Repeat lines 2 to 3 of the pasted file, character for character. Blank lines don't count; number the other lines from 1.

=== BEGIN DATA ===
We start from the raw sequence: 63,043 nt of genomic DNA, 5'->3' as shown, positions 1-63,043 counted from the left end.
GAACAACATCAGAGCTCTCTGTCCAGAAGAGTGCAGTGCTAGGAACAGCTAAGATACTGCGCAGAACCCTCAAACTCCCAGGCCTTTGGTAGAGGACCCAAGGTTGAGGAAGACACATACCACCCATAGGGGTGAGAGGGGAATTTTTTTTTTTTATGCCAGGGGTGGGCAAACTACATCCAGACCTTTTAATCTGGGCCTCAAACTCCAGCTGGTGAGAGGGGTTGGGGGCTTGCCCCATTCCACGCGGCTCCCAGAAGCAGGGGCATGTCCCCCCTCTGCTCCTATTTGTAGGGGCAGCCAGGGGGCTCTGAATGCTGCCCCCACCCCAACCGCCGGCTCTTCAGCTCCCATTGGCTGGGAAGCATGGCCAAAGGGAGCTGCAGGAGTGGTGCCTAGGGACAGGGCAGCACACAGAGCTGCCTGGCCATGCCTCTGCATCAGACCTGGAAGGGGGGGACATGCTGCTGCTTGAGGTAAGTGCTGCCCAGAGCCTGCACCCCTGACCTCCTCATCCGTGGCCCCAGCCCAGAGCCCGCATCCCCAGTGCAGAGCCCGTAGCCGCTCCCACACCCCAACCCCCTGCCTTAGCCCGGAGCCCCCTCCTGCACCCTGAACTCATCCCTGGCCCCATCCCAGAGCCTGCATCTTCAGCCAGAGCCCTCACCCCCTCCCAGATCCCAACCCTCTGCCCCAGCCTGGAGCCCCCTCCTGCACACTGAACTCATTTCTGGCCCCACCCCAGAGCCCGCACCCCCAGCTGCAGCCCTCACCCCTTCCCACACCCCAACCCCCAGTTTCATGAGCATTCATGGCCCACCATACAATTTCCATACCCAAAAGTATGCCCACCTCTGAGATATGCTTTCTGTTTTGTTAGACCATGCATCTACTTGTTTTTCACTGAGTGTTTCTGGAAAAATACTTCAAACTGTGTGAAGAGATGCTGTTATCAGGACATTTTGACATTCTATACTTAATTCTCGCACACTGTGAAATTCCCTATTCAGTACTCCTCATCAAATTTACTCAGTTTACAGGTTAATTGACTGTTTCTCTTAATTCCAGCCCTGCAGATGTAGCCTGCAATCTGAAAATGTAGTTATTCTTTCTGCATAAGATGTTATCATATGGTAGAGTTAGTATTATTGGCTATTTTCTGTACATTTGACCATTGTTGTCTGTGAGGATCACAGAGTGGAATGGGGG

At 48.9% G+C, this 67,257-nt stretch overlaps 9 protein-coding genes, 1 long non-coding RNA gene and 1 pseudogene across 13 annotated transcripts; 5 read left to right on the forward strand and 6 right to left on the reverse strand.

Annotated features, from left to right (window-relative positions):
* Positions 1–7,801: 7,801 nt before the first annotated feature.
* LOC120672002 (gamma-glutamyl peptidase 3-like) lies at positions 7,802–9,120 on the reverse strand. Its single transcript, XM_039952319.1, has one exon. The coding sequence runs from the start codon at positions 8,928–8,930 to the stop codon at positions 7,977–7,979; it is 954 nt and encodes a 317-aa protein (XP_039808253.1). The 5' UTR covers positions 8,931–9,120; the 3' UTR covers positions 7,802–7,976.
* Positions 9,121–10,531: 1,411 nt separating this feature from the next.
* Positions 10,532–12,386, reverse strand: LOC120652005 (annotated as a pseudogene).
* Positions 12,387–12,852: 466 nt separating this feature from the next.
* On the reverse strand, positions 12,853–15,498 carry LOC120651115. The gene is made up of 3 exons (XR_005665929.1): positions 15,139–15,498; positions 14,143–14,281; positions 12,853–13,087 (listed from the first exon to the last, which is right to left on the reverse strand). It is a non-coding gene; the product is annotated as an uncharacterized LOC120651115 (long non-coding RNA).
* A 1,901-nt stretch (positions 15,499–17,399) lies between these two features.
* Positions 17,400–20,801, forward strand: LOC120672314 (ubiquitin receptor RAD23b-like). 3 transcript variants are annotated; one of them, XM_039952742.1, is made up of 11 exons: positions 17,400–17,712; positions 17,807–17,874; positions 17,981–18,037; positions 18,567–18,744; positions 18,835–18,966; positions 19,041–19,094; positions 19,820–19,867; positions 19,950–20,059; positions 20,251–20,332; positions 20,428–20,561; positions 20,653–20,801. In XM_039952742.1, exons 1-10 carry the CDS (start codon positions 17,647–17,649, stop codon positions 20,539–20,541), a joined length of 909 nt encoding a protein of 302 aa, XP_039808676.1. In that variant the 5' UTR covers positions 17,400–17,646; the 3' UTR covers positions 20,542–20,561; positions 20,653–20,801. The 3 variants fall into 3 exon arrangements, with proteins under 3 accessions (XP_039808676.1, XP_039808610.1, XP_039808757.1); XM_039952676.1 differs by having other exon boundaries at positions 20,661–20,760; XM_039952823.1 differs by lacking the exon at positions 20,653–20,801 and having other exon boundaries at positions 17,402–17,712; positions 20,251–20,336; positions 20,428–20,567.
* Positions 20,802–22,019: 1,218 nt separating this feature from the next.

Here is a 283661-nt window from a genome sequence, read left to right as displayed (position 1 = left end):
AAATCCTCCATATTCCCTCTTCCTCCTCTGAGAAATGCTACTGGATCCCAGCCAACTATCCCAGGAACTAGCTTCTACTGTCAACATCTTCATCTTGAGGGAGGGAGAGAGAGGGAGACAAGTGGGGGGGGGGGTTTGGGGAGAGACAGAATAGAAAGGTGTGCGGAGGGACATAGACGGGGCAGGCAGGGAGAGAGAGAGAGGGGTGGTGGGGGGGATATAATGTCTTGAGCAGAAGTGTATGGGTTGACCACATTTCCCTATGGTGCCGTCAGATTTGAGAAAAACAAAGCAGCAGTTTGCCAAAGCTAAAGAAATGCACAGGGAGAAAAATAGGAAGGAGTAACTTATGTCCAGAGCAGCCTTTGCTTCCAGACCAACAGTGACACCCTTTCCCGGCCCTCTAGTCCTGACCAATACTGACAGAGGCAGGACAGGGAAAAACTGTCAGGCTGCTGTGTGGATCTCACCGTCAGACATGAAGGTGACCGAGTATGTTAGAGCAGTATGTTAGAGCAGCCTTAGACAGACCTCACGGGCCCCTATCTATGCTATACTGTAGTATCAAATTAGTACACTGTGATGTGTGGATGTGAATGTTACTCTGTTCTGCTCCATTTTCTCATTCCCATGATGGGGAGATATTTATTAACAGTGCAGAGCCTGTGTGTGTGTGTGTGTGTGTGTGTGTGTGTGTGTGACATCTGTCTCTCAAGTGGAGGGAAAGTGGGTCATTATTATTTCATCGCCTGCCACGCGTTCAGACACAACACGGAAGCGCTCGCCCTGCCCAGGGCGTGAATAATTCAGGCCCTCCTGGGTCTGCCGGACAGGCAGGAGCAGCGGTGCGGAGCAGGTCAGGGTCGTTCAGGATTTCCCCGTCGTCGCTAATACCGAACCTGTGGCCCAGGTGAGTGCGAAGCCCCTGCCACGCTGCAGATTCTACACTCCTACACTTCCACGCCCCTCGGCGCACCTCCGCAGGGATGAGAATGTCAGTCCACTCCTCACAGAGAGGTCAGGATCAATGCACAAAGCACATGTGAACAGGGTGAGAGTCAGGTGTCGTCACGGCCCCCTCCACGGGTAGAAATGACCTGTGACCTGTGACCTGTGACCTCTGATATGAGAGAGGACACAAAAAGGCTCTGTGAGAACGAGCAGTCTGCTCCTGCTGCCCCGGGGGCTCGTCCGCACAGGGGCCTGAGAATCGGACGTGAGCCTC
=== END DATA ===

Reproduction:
GAACAACATCAGAGCTCTCTGTCCAGAAGAGTGCAGTGCTAGGAACAGCTAAGATACTGCGCAGAACCCTCAAACTCCCAGGCCTTTGGTAGAGGACCCAAGGTTGAGGAAGACACATACCACCCATAGGGGTGAGAGGGGAATTTTTTTTTTTTATGCCAGGGGTGGGCAAACTACATCCAGACCTTTTAATCTGGGCCTCAAACTCCAGCTGGTGAGAGGGGTTGGGGGCTTGCCCCATTCCACGCGGCTCCCAGAAGCAGGGGCATGTCCCCCCTCTGCTCCTATTTGTAGGGGCAGCCAGGGGGCTCTGAATGCTGCCCCCACCCCAACCGCCGGCTCTTCAGCTCCCATTGGCTGGGAAGCATGGCCAAAGGGAGCTGCAGGAGTGGTGCCTAGGGACAGGGCAGCACACAGAGCTGCCTGGCCATGCCTCTGCATCAGACCTGGAAGGGGGGGACATGCTGCTGCTTGAGGTAAGTGCTGCCCAGAGCCTGCACCCCTGACCTCCTCATCCGTGGCCCCAGCCCAGAGCCCGCATCCCCAGTGCAGAGCCCGTAGCCGCTCCCACACCCCAACCCCCTGCCTTAGCCCGGAGCCCCCTCCTGCACCCTGAACTCATCCCTGGCCCCATCCCAGAGCCTGCATCTTCAGCCAGAGCCCTCACCCCCTCCCAGATCCCAACCCTCTGCCCCAGCCTGGAGCCCCCTCCTGCACACTGAACTCATTTCTGGCCCCACCCCAGAGCCCGCACCCCCAGCTGCAGCCCTCACCCCTTCCCACACCCCAACCCCCAGTTTCATGAGCATTCATGGCCCACCATACAATTTCCATACCCAAAAGTATGCCCACCTCTGAGATATGCTTTCTGTTTTGTTAGACCATGCATCTACTTGTTTTTCACTGAGTGTTTCTGGAAAAATACTTCAAACTGTGTGAAGAGATGCTGTTATCAGGACATTTTGACATTCTATACTTAATTCTCGCACACTGTGAAATTCCCTATTCAGTACTCCTCATCAAATTTACTCAGTTTACAGGTTAATTGACTGTTTCTCTTAATTCCAGCCCTGCAGATGTAGCCTGCAATCTGAAAATGTAGTTATTCTTTCTGCATAAGATGTTATCATATGGTAGAGTTAGTATTATTGGCTATTTTCTGTACATTTGACCATTGTTGTCTGTGAGGATCACAGAGTGGAATGGGGG

At 48.9% G+C, this 67,257-nt stretch overlaps 9 protein-coding genes, 1 long non-coding RNA gene and 1 pseudogene across 13 annotated transcripts; 5 read left to right on the forward strand and 6 right to left on the reverse strand.